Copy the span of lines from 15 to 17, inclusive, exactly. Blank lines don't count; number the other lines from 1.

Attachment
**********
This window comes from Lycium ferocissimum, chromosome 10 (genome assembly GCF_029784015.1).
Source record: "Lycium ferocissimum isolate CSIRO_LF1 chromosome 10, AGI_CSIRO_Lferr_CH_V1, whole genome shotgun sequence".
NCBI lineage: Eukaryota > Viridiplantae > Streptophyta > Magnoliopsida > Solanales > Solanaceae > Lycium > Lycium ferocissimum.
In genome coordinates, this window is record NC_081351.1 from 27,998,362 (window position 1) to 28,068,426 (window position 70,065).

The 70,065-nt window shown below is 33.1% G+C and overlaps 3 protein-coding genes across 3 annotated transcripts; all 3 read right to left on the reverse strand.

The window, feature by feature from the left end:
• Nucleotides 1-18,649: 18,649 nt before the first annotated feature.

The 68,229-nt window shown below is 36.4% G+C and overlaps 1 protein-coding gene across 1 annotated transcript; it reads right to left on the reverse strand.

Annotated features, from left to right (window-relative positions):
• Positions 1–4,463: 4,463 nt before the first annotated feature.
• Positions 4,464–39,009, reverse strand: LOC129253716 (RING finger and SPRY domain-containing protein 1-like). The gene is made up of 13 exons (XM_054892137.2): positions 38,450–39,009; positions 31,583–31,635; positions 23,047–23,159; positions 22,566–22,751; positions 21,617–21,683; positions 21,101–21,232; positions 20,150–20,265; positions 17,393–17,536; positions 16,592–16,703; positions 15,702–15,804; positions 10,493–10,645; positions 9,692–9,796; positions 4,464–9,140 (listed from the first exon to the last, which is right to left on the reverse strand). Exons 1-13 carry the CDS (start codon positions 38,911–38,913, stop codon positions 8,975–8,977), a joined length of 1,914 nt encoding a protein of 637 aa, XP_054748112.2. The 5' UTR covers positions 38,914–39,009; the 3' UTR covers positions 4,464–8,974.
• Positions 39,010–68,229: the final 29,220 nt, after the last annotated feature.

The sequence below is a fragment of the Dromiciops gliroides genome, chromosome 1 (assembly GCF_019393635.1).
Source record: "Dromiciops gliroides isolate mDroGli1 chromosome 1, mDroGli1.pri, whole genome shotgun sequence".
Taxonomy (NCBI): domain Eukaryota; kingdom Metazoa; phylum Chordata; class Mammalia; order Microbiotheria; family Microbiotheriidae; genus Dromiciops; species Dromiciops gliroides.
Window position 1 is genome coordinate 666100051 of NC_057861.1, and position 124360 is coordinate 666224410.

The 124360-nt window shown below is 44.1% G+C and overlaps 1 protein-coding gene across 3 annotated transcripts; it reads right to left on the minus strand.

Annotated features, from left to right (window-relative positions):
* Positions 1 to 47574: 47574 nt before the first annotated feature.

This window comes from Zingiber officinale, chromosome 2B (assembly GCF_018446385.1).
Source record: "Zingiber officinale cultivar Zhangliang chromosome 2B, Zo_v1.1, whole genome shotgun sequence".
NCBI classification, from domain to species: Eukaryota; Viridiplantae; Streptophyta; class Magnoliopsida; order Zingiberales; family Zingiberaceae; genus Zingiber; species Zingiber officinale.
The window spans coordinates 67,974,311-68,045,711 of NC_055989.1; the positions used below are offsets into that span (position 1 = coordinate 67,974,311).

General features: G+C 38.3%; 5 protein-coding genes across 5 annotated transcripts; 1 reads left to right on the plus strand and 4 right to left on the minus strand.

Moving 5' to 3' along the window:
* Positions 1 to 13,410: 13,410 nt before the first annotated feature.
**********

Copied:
Taxonomy (NCBI): domain Eukaryota; kingdom Metazoa; phylum Chordata; class Mammalia; order Microbiotheria; family Microbiotheriidae; genus Dromiciops; species Dromiciops gliroides.
Window position 1 is genome coordinate 666100051 of NC_057861.1, and position 124360 is coordinate 666224410.

The 124360-nt window shown below is 44.1% G+C and overlaps 1 protein-coding gene across 3 annotated transcripts; it reads right to left on the minus strand.